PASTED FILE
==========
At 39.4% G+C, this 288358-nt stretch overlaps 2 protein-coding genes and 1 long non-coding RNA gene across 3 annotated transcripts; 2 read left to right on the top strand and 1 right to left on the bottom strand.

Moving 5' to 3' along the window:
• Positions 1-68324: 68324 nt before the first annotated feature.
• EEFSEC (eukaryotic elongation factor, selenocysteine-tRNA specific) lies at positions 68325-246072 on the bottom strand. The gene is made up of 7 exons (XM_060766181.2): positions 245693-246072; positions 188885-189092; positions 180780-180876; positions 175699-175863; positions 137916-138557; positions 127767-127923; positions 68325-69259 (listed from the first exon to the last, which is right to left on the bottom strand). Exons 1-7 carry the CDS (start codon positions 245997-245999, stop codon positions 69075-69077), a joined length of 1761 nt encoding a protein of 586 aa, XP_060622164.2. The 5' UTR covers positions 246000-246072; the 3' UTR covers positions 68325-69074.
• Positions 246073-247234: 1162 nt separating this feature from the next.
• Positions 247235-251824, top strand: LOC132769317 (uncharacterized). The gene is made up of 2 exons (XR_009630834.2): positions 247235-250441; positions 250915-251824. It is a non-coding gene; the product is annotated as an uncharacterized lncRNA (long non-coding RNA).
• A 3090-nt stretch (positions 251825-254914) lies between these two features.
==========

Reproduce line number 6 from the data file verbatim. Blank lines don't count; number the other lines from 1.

• Positions 247235-251824, top strand: LOC132769317 (uncharacterized). The gene is made up of 2 exons (XR_009630834.2): positions 247235-250441; positions 250915-251824. It is a non-coding gene; the product is annotated as an uncharacterized lncRNA (long non-coding RNA).